As we drive back east from Anacortes, we leave the heat and the haze behind. We listen to the rain as it bathes us in coolness, washes the soot out of the skies. You keep your eyes on the road, and I watch my own reflection in the window, the rivulets of water rolling down my cheeks. On the radio, they say that the flames have died; the smoke is clearing; that now, at last, we can breathe again.
The day before, we’d walked out to Crescent Beach with your mother. Ash from the wildfires lay in a black film over the water. “It’s suffocating the poor creatures,” she said. She showed me a starfish clinging to the bottom of a rock, abandoned by the tide. I picked up the empty shell of a shore crab. Perhaps it had moved on to better things. “It’s so nice that he’s found a friend at college,” she told me. “A boy his own age. He never had a brother.” The respirator muffled her voice, and her eyes, like yours, were unreadable. If you were ever going to tell her, the moment was now. But you had already moved on, turning over a different rock, and left us there, alone together, abandoned to the lie.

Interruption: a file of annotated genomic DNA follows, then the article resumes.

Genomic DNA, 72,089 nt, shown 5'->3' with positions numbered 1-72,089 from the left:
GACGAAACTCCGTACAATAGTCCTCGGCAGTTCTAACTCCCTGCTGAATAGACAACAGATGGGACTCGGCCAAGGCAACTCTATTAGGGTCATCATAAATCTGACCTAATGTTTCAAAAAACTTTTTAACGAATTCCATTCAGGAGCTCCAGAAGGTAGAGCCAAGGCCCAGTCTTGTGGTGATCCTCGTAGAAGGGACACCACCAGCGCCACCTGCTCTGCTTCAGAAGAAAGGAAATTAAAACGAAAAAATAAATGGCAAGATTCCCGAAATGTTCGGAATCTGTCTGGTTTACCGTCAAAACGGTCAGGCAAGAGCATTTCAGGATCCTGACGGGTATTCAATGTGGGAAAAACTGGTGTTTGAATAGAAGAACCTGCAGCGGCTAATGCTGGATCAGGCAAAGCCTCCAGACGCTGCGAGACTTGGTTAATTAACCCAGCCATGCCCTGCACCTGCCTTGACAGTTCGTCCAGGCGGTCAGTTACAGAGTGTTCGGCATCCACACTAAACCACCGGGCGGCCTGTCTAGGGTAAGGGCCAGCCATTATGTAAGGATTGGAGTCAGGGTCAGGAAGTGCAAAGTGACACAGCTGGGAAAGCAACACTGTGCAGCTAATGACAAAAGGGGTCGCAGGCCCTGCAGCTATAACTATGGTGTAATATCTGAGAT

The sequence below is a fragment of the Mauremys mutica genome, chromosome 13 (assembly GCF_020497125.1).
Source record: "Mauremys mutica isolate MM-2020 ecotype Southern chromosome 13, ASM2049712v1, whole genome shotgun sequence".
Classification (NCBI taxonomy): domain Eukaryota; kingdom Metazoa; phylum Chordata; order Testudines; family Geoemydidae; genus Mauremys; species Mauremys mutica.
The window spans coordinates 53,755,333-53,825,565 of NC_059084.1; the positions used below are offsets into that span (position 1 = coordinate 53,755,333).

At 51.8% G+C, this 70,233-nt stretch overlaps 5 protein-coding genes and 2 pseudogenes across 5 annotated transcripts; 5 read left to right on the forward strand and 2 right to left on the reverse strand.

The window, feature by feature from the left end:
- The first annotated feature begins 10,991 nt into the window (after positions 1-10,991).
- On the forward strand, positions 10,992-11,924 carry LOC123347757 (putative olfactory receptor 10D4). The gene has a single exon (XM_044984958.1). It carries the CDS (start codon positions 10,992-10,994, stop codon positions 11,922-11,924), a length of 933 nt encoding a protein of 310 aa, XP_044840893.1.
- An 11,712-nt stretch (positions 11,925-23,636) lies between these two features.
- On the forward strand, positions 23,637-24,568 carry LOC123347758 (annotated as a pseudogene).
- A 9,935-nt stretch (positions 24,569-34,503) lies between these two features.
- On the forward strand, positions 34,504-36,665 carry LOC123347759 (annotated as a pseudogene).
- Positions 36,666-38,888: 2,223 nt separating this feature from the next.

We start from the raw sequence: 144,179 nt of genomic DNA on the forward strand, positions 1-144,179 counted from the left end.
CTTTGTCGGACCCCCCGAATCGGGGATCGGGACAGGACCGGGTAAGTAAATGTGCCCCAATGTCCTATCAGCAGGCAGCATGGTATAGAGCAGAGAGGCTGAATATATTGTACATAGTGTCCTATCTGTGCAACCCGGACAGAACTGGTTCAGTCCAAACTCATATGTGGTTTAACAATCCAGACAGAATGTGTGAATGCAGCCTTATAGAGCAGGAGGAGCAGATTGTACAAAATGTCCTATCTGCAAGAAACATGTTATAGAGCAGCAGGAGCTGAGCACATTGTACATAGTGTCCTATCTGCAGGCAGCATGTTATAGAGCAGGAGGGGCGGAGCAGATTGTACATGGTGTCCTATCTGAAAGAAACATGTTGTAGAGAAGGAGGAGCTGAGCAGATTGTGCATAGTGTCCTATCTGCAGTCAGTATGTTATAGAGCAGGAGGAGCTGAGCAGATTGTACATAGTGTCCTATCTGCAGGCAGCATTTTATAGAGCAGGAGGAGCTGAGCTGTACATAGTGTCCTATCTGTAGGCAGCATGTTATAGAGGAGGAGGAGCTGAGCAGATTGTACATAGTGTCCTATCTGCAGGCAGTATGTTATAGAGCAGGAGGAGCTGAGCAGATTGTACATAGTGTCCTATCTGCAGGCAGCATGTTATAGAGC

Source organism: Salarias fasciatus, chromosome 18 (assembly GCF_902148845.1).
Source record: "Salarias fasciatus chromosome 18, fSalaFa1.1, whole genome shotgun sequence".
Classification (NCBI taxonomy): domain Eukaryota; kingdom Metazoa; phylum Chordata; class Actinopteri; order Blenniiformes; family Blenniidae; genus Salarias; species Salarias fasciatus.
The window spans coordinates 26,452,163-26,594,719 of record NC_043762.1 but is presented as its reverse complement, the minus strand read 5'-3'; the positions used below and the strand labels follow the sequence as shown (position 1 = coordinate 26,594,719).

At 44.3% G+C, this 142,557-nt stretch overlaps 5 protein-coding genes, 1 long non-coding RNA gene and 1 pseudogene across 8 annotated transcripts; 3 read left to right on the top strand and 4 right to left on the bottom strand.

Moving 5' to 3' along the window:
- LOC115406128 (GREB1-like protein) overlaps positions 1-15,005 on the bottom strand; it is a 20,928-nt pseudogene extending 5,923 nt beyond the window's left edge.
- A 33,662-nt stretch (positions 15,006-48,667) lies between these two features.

Three days ago, on the way out to your mother’s house, the clouds had been tinged with red, the sun weak and struggling in the roiling skies. It was a long drive from the U to the ferry landing. I told you I was starving. You refused to stop. You said your mother would have made a big meal for us; she’d be waiting, hungry, so we could eat together; you couldn’t disappoint her like that. When we arrived, after an hour of holding our breath on the boat so we wouldn’t inhale the smoke, and more driving on the wandering island road, there was no one home. She’d left a note for us: she’d gone out to buy respirator masks, and then she was meeting a friend for lunch. You found rotis and warmed them on the stove, your black eyes flickering brown in the light of the flame. When I took a bite, my mouth caught fire. I could hardly breathe.
Lavanya Vasudevan was born in a large city in South India that has since renamed itself. She is a recovering software engineer who lives near Seattle, Washington and reviews children’s books for Kirkus. Her short fiction has appeared in 100 Word Story, Jellyfish Review, and Pidgeonholes, and is forthcoming from Paper Darts. Find her on Twitter @vanyala.